Two business owners from Russell Township were in court Wednesday fighting a bilingual bylaw that requires them to have signage in both English and French.

"It's not an English versus French, it's the right of individuals to express themselves in language of choice," said Jean-Paul Brisson, a Russell business owner who advertises only in French.

English-language rights activist Howard Galganov agrees: "Either we have freedom of expression without government telling us how we can express ourselves and what language we can express ourselves. To me, it's a very simple issue: it's yes or no."

Bilingual bylaw

Russell Township approved a bilingual sign bylaw two years ago. The population of the township, which includes Embrun, Russell, Limoges and Marionville, is approximately 14,000 people -- roughly half are Anglophone, the other half are Francophone.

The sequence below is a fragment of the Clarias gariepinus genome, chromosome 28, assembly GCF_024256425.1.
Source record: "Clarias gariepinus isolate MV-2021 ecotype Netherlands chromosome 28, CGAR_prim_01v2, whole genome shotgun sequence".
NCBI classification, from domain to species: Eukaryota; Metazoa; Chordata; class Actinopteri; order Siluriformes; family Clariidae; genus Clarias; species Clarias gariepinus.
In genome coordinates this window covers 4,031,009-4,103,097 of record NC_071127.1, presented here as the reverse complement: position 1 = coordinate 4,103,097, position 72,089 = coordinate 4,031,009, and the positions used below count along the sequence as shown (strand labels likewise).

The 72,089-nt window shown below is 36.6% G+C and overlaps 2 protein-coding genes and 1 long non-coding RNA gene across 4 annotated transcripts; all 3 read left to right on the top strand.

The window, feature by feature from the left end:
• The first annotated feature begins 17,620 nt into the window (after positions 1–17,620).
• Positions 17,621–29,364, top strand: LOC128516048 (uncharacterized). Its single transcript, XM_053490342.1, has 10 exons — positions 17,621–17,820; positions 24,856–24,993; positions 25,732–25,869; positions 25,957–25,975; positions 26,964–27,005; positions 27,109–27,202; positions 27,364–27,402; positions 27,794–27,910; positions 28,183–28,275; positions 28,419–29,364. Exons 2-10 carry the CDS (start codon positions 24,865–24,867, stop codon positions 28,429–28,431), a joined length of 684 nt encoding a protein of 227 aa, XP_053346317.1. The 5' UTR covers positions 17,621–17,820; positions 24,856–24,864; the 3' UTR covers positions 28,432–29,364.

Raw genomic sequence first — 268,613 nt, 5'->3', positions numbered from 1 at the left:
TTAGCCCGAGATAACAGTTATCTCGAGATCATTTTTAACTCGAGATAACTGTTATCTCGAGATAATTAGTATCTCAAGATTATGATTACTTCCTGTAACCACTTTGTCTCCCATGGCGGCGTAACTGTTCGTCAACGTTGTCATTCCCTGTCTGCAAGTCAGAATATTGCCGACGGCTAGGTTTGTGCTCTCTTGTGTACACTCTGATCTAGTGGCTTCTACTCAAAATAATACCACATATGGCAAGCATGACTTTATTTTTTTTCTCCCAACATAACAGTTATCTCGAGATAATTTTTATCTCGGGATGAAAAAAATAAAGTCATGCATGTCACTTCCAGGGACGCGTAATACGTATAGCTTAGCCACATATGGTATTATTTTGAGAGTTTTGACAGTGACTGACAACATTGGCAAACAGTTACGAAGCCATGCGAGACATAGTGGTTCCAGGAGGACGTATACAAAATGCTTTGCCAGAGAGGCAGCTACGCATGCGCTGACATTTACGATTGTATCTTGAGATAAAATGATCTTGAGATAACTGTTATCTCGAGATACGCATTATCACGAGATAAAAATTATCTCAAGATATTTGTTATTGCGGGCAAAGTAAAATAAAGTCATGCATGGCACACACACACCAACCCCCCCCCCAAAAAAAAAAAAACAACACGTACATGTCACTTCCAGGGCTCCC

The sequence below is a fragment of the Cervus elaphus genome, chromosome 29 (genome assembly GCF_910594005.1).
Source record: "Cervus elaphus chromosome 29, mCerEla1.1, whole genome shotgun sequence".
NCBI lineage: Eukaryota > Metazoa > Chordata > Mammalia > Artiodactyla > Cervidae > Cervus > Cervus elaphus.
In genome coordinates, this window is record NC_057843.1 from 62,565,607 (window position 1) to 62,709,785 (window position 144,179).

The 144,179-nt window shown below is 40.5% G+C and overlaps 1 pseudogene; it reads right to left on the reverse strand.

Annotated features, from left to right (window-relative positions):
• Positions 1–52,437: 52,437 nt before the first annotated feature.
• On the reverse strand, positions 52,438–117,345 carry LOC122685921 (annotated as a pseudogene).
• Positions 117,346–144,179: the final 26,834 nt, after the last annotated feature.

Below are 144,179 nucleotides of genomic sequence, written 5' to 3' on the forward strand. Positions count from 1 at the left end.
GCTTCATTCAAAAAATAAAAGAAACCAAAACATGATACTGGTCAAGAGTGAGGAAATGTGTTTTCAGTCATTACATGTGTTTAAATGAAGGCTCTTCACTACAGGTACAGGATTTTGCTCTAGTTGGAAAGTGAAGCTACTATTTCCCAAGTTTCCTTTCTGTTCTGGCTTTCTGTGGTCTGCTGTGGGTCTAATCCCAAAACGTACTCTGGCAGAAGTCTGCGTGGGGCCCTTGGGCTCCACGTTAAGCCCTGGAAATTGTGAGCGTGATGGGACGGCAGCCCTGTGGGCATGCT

"We have evidence from sociologists and historians on how it has an impact on individuals seeing their language on those signs, realizing there is a place for their language and culture," said Ron Caza, the township's lawyer.

The judge residing over the case is expected to hear arguments until Friday. Many believe the case will set a precedent for bilingual municipalities considering a similar bylaw.

With a report from CTV Ottawa's Vanessa Lee